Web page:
HIV and AIDS can be a problem, especially in South Africa and Botswana, where over 19-25% of the populace are infected. Having said that, the rate of infection in your community has fallen by 14% from 2010 to 2015. Elsewhere in Africa, such as for example in Madagascar, Morocco, and Tunisia, amongst others, the infection rate is below 0.5% of the populace.

“Traveling Alone There, Especially as a female, is an awful Idea”

Tell anyone who you plan to visit alone to Africa and you may be met with horrified reactions, because of each of the perceptions in the above list. I was admittedly a bit afraid to visit solo in Mozambique, mostly because I couldn’t find much information regarding it that was positive, but I went anyway and arrived of the knowledge with a great deal of new friends and wonderful memories.

I’ve found that solo female travel in Africa can be like anywhere else – you certainly need to be careful never to walk alone (especially during the night), shouldn’t get too intoxicated, must remain aware, and have to trust your intuition, but it’s not really a big disadvantage to be solo there. The locals often took me under their wing more, and per usual, I was surprised to find that there have been a lot of other solo travelers around, too.


As the media’s portrayal hasn’t been the very best for Africa, it really is, in reality, an excellent spot to travel through, with experiences you can’t have somewhere else. You may still find cultures in Africa that maintain their roots, animal encounters that don’t exist in other areas of the world, plus some of the very most beautiful beaches I’ve ever seen.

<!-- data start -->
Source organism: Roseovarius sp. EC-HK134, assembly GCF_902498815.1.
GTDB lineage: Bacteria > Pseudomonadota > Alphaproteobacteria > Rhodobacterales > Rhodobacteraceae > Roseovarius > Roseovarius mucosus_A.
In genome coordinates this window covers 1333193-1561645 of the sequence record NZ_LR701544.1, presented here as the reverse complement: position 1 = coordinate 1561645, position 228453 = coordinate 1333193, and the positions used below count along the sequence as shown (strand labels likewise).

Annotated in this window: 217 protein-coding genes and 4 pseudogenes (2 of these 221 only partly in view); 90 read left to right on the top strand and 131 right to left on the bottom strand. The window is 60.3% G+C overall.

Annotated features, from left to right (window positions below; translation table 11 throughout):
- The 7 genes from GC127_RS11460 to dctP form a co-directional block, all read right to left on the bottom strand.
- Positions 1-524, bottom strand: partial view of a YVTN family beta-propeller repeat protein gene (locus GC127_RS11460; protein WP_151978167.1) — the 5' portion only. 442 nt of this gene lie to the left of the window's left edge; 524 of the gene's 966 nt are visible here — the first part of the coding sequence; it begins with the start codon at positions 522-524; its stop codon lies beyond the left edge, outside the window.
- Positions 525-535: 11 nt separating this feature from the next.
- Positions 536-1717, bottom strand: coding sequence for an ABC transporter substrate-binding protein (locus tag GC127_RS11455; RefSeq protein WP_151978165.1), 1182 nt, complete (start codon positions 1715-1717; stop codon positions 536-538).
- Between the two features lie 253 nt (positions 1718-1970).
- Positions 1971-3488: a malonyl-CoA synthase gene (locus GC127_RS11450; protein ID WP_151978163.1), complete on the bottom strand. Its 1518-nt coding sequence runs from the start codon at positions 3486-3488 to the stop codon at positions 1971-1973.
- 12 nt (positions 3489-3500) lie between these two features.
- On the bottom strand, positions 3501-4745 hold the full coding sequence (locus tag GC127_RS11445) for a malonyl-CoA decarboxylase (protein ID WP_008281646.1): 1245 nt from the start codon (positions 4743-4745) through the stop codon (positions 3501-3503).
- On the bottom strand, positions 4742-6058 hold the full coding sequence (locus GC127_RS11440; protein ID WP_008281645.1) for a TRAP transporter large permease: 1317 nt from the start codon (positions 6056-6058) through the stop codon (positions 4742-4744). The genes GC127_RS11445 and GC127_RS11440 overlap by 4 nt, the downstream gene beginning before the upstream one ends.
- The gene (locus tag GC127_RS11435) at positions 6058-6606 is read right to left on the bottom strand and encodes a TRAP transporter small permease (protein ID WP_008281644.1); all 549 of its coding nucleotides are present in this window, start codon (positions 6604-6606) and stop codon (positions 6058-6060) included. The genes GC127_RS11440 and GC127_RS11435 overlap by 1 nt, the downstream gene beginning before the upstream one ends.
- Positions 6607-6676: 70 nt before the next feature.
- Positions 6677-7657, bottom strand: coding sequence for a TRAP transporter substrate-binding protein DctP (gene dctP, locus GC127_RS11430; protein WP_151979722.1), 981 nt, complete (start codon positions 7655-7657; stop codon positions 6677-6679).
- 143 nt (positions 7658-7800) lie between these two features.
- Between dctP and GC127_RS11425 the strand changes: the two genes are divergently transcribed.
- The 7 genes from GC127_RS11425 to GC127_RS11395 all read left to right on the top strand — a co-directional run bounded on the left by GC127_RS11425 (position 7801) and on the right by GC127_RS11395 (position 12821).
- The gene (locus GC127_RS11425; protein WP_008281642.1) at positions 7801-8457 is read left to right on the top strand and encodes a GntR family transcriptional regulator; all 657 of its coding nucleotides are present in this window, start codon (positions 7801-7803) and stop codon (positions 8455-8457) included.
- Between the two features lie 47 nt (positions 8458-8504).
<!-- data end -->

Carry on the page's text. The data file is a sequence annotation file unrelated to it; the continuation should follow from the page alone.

Africa is has so much to provide, it has swiftly become my favorite continent to visit through, because of the friendliness, the heat, and the adventures. But don’t take my word for this, go and see for yourself and do not fall in love.

Kristin Addis is a solo female travel expert who inspires women to visit the world within an authentic and adventurous way. A former investment banker who sold most of her belongings and left California in 2012, Kristin has solo traveled the world for over eight years. There’s next to nothing she won’t try to almost nowhere she won’t explore. You could find more of her musings at Be My Travel Muse or on Instagram and Facebook.